Tanveer Naseer

Leadership Coach, Speaker, and Writer

Leadership Biz Cafe Podcast #20 – Lolly Daskal On What’s Stopping Leaders From Achieving Greatness

Learn from leadership expert Lolly Daskal why some of us get stuck in our leadership and how we can overcome this inner hurdle towards achieving our own greatness.

As leaders, how aware are we of the obstacles we create for ourselves that impede our ability to achieve our own form of greatness? That’s the question that served as the basis of my conversation with my fellow leadership expert and friend, Lolly Daskal.

Lolly is the president and CEO of Lead From Within, a global consultancy that specializes in leadership and entrepreneurial development.

Lolly is also a prolific writer, not only creating regular content for her award-winning leadership blog, but she also writes a column for Inc.com and Psychology Today, as well as having her work appear in the Harvard Business Review and Fast Company. Although she’s the recipient of numerous awards and accolades, the one that probably best describes Lolly is something The Huffington Post once wrote about her, calling her “The Most Inspiring Woman in The World”.

For our conversation, Lolly and I discuss her new book called “The Leadership Gap: What Gets Between You and Your Greatness”.

In addition to a fascinating discussion on the nature of nature of intuition and why we follow (and should follow) our gut instincts, Lolly shares a number of interesting insights on leadership, including: Click here to continue reading »”Leadership Biz Cafe Podcast #20 – Lolly Daskal On What’s Stopping Leaders From Achieving Greatness”

4 Keys For Bringing Out The Best From Introverts

Learn about 4 steps organizations can take to tap into the full potential of introverted employees found in their workforce.

The following is a guest piece by Kate Rodriguez.

One of the hottest themes in management and leadership today is the importance of understanding the introvert at work.

The idea that workplaces reward extroverts has been around for a while. Discussions on the differences between those with outward-looking personalities (extroverts) versus those with inward tendencies (introverts) has been around for years – the concept was introduced by psychiatrist Carl Jung in 1921 – but it has reached fever pitch since the 2012 release of the book “Quiet” by Susan Cain, which asserts that introverts are dramatically undervalued and organisations suffer as a result.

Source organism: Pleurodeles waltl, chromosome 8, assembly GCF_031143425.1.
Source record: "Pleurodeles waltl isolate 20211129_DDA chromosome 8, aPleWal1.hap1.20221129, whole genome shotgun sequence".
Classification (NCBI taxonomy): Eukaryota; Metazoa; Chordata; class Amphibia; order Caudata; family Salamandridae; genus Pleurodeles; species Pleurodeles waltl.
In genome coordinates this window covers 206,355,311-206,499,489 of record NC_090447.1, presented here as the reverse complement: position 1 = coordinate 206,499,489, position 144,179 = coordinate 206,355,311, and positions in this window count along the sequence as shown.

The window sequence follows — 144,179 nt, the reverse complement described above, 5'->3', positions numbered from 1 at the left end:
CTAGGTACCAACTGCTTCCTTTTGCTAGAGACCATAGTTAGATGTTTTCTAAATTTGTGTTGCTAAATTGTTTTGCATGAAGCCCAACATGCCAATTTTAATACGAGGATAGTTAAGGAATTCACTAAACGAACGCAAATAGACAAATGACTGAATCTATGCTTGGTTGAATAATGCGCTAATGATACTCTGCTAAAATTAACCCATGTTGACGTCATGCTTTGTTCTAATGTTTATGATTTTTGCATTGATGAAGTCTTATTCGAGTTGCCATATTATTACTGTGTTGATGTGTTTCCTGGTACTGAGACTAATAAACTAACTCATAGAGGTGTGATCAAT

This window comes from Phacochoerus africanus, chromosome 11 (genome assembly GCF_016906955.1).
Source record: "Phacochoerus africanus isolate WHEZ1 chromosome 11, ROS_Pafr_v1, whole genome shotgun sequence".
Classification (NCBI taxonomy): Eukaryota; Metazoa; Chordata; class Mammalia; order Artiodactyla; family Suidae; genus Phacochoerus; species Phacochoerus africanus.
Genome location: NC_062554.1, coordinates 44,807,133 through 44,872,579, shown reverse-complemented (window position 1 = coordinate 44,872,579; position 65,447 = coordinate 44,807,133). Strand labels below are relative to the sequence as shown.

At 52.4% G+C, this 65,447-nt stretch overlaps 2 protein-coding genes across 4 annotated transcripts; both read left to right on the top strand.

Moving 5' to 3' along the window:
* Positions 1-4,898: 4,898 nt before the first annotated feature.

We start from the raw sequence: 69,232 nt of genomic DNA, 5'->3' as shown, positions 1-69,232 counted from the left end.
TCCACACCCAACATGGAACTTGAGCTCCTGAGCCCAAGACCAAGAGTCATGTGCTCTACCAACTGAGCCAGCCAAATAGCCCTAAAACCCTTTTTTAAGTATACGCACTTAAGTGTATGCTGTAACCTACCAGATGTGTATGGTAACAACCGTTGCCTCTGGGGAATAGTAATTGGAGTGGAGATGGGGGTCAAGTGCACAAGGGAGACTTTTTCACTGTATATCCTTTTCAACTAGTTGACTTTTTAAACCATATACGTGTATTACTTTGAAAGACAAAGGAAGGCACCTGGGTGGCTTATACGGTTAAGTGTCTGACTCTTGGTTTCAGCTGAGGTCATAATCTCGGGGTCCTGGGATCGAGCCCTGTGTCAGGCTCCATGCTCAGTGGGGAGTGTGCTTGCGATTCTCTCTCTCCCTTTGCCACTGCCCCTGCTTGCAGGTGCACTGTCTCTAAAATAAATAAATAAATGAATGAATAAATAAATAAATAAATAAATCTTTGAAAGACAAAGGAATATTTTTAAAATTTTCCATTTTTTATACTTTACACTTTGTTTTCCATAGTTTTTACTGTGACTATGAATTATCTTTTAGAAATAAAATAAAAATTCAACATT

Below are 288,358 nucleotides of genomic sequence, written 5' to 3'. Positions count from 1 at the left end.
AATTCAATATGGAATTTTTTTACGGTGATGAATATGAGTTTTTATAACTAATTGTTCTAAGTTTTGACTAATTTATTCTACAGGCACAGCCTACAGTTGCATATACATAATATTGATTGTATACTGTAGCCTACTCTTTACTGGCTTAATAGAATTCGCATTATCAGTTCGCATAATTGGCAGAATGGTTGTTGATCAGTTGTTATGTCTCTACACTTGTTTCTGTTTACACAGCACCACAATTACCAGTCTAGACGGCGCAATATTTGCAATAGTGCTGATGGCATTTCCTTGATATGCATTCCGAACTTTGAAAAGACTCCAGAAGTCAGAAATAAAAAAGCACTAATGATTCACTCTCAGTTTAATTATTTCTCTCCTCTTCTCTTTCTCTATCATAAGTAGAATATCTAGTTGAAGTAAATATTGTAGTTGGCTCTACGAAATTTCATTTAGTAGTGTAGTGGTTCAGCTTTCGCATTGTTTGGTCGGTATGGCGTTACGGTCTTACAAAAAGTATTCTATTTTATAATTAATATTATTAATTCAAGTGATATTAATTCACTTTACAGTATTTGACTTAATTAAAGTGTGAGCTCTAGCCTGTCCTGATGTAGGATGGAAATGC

Research points out that while nearly half the population is introverted, extroverts hold the majority of leadership roles. “The research I’ve done shows that about 25 to 30 percent of CEOs are introverts,” explains Karl Moore, associate professor of strategy and organization at Desautels Faculty of Management at McGill University. This indicates there are also a significant number of introverts leading extroverts and not just the other way around, as the research tends to suppose.

Professional roles of introverts vs. extroverts

Introverts and extroverts tend to migrate to career fields that play to their dispositions, says Moore. People-facing jobs, like sales, management consulting and investment banking are dominated by extroverts. Introverts alternatively often move into Click here to continue reading »”4 Keys For Bringing Out The Best From Introverts”

Why Leaders Should Depersonalize Communication

Researchers have found leaders are more effective in how they communicate when they depersonalize the message. Learn what this means and how to do it.

The following is a guest piece by Dr. Derek Roger and Nick Petrie.

It’s not what you do, it’s the way that you do it

Talking comes so naturally to us we tend to forget just how much skill is involved. Even when we’re speaking fast, every word is selected as the appropriate one, from a huge collection we have stored in our brains. We weren’t born with language; all the words, and the rules governing them, had to be learned.

Spoken language, together with the gestures to go with what we’re saying, are what constitutes communication. It is at the heart of what it means to be human, but it all goes wrong when we’re less selective about when, how and what we communicate.

Let’s use a simple illustrative example, from the world of work: you’ve just completed a short proposal for a contract, a task you haven’t done before, and your boss is reading through it. How does she respond? The reply you’re likely to dread, especially if this all takes place in front of your colleagues, is along the lines of “You’ve done a pretty bad job of this. Didn’t they teach you anything at college?”